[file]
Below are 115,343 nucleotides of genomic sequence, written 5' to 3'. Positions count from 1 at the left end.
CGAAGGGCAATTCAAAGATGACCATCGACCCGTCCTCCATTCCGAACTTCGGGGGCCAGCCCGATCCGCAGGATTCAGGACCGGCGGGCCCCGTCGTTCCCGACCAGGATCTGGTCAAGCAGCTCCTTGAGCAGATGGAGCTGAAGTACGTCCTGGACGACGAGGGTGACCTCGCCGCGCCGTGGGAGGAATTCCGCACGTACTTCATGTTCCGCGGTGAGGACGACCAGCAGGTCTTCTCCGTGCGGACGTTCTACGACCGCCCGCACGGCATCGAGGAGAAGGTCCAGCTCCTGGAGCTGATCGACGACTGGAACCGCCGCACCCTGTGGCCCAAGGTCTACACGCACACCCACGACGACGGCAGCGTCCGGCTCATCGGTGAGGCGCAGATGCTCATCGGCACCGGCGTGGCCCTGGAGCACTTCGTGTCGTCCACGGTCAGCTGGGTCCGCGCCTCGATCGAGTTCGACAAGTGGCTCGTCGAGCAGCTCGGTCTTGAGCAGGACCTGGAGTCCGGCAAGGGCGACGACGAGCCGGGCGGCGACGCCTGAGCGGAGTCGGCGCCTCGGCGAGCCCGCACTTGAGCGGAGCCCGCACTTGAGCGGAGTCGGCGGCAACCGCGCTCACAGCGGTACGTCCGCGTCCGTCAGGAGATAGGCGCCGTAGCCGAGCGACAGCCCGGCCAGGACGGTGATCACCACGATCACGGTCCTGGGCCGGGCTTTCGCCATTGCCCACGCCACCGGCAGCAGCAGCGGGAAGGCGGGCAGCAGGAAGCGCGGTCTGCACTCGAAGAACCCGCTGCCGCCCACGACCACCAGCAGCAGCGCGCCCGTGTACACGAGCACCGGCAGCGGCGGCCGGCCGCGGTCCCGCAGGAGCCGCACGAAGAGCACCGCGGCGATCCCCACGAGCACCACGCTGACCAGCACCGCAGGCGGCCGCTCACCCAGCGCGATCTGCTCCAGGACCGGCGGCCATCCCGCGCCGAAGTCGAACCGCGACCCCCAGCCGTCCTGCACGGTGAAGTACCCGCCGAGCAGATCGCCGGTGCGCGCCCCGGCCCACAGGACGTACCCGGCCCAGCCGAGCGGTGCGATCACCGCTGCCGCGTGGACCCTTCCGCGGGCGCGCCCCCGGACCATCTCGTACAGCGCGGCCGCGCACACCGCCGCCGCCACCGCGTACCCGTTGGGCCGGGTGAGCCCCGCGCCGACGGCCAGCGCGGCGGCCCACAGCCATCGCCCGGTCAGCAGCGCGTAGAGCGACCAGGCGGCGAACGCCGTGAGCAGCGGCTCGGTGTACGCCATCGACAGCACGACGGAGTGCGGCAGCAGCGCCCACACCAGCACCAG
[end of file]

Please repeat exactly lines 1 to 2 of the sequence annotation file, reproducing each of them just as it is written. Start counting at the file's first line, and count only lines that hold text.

Below are 115,343 nucleotides of genomic sequence, written 5' to 3'. Positions count from 1 at the left end.
CGAAGGGCAATTCAAAGATGACCATCGACCCGTCCTCCATTCCGAACTTCGGGGGCCAGCCCGATCCGCAGGATTCAGGACCGGCGGGCCCCGTCGTTCCCGACCAGGATCTGGTCAAGCAGCTCCTTGAGCAGATGGAGCTGAAGTACGTCCTGGACGACGAGGGTGACCTCGCCGCGCCGTGGGAGGAATTCCGCACGTACTTCATGTTCCGCGGTGAGGACGACCAGCAGGTCTTCTCCGTGCGGACGTTCTACGACCGCCCGCACGGCATCGAGGAGAAGGTCCAGCTCCTGGAGCTGATCGACGACTGGAACCGCCGCACCCTGTGGCCCAAGGTCTACACGCACACCCACGACGACGGCAGCGTCCGGCTCATCGGTGAGGCGCAGATGCTCATCGGCACCGGCGTGGCCCTGGAGCACTTCGTGTCGTCCACGGTCAGCTGGGTCCGCGCCTCGATCGAGTTCGACAAGTGGCTCGTCGAGCAGCTCGGTCTTGAGCAGGACCTGGAGTCCGGCAAGGGCGACGACGAGCCGGGCGGCGACGCCTGAGCGGAGTCGGCGCCTCGGCGAGCCCGCACTTGAGCGGAGCCCGCACTTGAGCGGAGTCGGCGGCAACCGCGCTCACAGCGGTACGTCCGCGTCCGTCAGGAGATAGGCGCCGTAGCCGAGCGACAGCCCGGCCAGGACGGTGATCACCACGATCACGGTCCTGGGCCGGGCTTTCGCCATTGCCCACGCCACCGGCAGCAGCAGCGGGAAGGCGGGCAGCAGGAAGCGCGGTCTGCACTCGAAGAACCCGCTGCCGCCCACGACCACCAGCAGCAGCGCGCCCGTGTACACGAGCACCGGCAGCGGCGGCCGGCCGCGGTCCCGCAGGAGCCGCACGAAGAGCACCGCGGCGATCCCCACGAGCACCACGCTGACCAGCACCGCAGGCGGCCGCTCACCCAGCGCGATCTGCTCCAGGACCGGCGGCCATCCCGCGCCGAAGTCGAACCGCGACCCCCAGCCGTCCTGCACGGTGAAGTACCCGCCGAGCAGATCGCCGGTGCGCGCCCCGGCCCACAGGACGTACCCGGCCCAGCCGAGCGGTGCGATCACCGCTGCCGCGTGGACCCTTCCGCGGGCGCGCCCCCGGACCATCTCGTACAGCGCGGCCGCGCACACCGCCGCCGCCACCGCGTACCCGTTGGGCCGGGTGAGCCCCGCGCCGACGGCCAGCGCGGCGGCCCACAGCCATCGCCCGGTCAGCAGCGCGTAGAGCGACCAGGCGGCGAACGCCGTGAGCAGCGGCTCGGTGTACGCCATCGACAGCACGACGGAGTGCGGCAGCAGCGCCCACACCAGCACCAG